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For the past few months I've been doing a lot of freelancing projects for people for little to no money. I figure it looks better on my portfolio if I make stuff FOR other people, rather than just making random websites and applications.

Now, I don't want to seem like a downer here. But let me just say this so you know where I'm coming from: NEVER EVER WORK FOR FREE. But you probably already know that; you're probably smarter than me.

A lot of people seem to think you can just ask a charity or small business if they need help with a website, you start from scratch, and build the perfect site for them. But it hardly ever works that way. In my experience, 99% of the time they already have a website using a do-it-yourself tool like Squarespace or Wix. Now, my job is not about coding, it's about explaining to them why those files can't be modified, why they have to pay for a different host, and why I need their secure information so I can set up their paypal on the new site I create.

So I guess my question is, how do I explain these things to my clients? And in a polite manner? I feel like I've really backed myself into a corner here.

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    I seriously tried to make sense of your question, but couldn't. It is about claiming money ? – Harry Cover Oct 18 '15 at 10:23
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This is really just an opinion-based answer. But the question is also really just purely opinion-based as well.

I'd send something similar to....

Hi [client],

[service x] is a closed environment. [service x] makes their revenue by locking out certain editing capabilities and serving the same overall structure to every customer. While some visual, or front-end, alterations are permitted to allow a sense of customization, most, if not all, back-end or development editing is either restricted or hobbled a great deal or simply not permitted.

In order to achieve what you wish to accomplish, I must be allowed to edit both the front-end and back-end portions of the web site. Unfortunately, because [service X] is a closed environment it will no longer meet your needs if you wish to implement x, x, x or x. So, to facilitate your desired changes, a standard web hosting account is needed. Standard web hosting accounts freely offer the ability to edit both front-end and back-end content unrestricted.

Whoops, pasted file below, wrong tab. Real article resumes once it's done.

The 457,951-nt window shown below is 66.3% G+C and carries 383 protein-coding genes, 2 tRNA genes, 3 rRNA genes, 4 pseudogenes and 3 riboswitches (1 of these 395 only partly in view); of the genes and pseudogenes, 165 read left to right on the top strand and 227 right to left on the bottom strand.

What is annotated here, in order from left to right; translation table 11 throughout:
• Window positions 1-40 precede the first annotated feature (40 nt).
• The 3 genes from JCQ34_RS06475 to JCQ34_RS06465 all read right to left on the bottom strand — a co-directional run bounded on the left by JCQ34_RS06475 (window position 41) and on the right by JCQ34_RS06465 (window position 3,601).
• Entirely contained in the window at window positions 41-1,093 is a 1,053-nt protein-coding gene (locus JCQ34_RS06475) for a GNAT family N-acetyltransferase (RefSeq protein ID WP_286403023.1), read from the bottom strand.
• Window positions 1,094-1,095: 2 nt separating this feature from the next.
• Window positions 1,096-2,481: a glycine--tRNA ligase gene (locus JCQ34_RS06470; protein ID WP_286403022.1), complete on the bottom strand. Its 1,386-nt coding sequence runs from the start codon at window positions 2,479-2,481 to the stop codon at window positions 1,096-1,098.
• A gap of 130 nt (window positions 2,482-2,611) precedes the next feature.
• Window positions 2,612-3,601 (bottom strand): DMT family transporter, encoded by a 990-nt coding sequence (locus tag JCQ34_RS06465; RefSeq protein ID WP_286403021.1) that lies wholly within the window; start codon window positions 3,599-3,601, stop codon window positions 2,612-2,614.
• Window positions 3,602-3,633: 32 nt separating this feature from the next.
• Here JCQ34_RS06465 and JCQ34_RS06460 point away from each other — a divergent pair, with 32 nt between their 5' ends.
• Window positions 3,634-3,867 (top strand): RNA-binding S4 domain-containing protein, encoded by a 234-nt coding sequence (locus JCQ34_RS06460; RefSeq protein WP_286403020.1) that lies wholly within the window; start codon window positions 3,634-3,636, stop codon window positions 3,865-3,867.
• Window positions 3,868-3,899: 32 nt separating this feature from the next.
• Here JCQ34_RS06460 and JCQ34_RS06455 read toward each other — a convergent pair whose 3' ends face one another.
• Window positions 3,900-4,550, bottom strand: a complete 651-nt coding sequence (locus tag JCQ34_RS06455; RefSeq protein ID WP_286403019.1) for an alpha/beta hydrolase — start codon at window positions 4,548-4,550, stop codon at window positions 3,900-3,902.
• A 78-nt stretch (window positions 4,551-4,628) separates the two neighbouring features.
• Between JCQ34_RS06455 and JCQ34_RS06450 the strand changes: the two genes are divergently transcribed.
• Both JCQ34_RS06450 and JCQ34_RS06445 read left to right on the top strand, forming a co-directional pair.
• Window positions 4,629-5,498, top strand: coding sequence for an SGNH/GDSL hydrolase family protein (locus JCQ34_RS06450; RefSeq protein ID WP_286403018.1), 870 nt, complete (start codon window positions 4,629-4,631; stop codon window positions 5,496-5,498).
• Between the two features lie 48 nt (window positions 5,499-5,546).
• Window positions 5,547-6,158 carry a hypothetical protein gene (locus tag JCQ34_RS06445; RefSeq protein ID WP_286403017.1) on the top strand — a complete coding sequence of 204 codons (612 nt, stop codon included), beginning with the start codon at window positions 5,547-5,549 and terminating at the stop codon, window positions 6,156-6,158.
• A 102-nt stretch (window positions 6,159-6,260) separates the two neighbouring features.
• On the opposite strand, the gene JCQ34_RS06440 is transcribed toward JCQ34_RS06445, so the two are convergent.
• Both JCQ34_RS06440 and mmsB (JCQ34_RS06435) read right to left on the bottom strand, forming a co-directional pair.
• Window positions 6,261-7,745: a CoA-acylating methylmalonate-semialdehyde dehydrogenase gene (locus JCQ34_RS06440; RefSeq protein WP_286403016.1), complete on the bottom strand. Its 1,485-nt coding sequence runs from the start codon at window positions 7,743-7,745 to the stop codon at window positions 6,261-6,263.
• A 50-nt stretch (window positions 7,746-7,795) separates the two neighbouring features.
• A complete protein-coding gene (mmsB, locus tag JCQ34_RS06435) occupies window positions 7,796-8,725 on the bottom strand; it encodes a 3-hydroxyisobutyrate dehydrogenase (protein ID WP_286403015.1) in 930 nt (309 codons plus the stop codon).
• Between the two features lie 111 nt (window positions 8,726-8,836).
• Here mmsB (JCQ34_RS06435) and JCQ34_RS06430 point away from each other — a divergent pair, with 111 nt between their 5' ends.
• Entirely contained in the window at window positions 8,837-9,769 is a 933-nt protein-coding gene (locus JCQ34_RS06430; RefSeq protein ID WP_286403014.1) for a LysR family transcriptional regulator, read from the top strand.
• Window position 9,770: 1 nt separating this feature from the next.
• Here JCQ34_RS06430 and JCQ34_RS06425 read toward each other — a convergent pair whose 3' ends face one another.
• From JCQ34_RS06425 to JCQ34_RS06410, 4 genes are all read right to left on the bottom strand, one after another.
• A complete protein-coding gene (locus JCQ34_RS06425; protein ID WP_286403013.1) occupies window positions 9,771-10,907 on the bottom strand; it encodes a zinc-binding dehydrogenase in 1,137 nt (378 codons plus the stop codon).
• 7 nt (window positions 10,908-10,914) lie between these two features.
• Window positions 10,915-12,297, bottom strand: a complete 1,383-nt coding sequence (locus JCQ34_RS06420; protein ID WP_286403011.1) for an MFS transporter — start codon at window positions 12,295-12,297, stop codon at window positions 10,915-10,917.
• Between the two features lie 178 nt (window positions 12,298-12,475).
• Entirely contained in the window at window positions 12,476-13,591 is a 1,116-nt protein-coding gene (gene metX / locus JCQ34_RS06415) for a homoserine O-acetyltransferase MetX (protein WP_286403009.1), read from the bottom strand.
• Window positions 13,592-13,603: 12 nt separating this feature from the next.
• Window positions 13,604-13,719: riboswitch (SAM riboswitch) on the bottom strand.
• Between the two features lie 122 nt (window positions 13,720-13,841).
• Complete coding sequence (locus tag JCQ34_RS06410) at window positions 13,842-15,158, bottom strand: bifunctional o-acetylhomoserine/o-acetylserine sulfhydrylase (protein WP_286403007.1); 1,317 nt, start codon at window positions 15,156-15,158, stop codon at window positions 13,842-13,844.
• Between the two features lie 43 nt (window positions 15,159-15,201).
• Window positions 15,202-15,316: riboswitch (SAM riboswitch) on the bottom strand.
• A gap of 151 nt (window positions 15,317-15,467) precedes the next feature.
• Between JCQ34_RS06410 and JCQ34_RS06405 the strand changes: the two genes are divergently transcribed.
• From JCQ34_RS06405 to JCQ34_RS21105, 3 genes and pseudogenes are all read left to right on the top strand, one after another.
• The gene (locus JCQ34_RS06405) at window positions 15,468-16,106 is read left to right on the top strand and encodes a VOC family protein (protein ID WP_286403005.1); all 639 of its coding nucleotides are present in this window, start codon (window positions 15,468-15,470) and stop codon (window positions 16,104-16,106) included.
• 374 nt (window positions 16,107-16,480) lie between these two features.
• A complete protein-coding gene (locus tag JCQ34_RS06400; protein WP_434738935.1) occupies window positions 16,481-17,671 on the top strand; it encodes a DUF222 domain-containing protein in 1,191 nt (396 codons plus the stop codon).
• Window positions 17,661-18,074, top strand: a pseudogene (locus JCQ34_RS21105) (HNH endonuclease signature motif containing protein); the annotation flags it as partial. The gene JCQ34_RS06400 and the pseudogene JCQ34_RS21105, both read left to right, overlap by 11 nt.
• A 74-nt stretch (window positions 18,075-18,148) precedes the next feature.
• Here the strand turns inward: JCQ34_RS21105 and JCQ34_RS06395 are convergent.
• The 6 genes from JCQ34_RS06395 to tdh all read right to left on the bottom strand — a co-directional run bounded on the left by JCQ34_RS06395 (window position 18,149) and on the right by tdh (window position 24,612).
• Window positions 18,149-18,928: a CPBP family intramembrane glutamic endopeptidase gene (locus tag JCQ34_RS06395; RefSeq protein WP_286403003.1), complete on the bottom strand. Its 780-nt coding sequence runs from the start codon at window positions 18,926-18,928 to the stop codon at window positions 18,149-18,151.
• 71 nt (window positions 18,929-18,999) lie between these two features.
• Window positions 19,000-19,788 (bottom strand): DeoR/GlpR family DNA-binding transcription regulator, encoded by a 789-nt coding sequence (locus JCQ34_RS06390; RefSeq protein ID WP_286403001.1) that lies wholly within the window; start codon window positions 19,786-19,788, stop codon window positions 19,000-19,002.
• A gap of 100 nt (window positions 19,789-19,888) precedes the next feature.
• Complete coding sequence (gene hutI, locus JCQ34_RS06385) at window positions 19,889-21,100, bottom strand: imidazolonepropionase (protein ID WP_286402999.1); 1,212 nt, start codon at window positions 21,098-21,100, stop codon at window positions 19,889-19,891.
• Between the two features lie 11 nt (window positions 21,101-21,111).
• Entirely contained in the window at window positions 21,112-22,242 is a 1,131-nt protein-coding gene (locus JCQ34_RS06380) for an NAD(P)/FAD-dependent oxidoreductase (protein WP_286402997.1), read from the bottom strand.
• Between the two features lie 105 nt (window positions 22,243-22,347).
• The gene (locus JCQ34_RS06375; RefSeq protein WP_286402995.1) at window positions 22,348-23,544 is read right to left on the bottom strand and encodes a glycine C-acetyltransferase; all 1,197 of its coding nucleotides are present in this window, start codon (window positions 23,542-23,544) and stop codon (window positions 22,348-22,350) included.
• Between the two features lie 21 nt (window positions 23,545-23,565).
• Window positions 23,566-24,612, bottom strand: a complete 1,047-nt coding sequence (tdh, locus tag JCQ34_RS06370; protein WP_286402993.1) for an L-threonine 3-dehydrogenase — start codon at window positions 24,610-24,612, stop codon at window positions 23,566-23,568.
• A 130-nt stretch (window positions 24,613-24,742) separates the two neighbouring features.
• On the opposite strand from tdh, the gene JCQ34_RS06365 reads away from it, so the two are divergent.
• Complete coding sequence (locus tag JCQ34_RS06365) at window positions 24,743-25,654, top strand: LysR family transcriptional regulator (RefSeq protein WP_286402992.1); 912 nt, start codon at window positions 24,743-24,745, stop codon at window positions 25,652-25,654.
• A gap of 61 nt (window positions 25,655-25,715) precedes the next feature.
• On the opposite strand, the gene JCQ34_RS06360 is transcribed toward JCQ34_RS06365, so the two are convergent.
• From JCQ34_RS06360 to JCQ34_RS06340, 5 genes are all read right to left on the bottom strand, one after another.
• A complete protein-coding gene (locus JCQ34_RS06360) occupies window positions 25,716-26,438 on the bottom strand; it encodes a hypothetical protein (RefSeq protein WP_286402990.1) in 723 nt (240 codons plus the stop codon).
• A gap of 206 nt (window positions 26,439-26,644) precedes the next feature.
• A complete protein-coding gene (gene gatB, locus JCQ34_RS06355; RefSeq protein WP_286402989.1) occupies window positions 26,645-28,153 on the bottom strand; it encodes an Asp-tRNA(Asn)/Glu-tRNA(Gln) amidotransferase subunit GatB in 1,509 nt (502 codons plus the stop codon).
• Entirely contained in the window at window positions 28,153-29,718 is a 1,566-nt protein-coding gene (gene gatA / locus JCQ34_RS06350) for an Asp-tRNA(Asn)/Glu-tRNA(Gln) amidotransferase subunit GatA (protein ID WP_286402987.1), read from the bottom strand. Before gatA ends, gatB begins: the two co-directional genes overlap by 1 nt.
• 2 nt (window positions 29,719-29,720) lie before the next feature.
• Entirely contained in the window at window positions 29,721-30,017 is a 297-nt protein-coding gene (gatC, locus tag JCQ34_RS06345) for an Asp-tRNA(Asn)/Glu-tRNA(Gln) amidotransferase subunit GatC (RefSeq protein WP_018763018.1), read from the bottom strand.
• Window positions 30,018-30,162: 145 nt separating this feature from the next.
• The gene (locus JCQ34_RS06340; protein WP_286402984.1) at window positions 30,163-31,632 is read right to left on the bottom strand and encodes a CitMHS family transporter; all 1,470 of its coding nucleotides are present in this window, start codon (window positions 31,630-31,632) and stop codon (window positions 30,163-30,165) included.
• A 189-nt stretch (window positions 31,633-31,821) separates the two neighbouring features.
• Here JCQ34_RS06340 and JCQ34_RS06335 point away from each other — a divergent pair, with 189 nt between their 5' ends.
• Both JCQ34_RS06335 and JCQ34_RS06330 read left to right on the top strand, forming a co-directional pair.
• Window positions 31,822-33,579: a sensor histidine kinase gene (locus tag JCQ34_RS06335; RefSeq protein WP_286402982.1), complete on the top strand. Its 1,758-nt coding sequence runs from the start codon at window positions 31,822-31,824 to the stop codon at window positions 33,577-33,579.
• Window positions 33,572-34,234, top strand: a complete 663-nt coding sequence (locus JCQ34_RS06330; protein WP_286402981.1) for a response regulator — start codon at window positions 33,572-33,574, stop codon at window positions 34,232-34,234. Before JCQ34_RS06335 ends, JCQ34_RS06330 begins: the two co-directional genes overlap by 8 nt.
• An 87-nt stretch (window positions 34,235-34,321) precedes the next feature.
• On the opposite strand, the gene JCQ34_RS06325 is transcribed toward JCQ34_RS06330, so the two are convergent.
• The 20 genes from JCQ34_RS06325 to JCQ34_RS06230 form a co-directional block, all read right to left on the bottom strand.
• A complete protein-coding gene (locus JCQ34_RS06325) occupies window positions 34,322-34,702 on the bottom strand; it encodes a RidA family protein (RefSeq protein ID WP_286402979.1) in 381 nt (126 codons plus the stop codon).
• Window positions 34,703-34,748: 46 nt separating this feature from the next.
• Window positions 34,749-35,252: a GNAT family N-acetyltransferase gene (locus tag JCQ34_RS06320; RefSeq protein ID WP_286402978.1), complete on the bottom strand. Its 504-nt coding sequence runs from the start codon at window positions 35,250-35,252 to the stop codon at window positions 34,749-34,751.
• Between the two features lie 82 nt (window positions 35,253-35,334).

Here you can insert a paragraph explaining the size of an account which will be needed, perhaps bandwidth limitations, etc. - but be careful not to be too technical, clients don't generally care if the server supports PHP5 or is a *nix server, etc.. Then explain your hosting rates or recommend a service. Related: How to setup client ownership of domain name and hosting

Once a hosting account is established, I need to be able to access the services to implement your desired features. It's common practice to provide the web designer/developer with log in information for technical aspects which are needed.

Please feel free to let me know what areas regarding the above you are uncomfortable with. I'm happy to discuss things in greater detail. It is not ever my goal to request or implement anything which I don't feel is warranted to facilitate your needs.

Thank you!

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    hmm.. why the down vote? – Scott Oct 19 '15 at 1:12
  • not sure why this was downvoted. I actually used a lot of what you said to communicate with a client and it helped. – jack_of_all_trades Oct 19 '15 at 23:55
  • In this scenario, I think I'm just going to drop my free clients. But I'm selecting this as best answer because it'll help me explain certain things to paying clients as well. – jack_of_all_trades Oct 20 '15 at 0:01
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I don't think you're taking the right approach at all. Let's draw an allegory to flush this out.

Say you were skilled at baking, and wanted to be a professional baker. What you're doing now is the equivalent of approaching restaurants that might sample and later purchase your baked goods, and allowing them to convince you to spend time learning to make soup instead.

If the client has no need for YOUR services, move on! You can't be an expert at everything.

  • This is the best route to take. Lesson learned. From now on I'm not doing anything for free (unless it's contributing to an open source tool I use). – jack_of_all_trades Oct 19 '15 at 23:58

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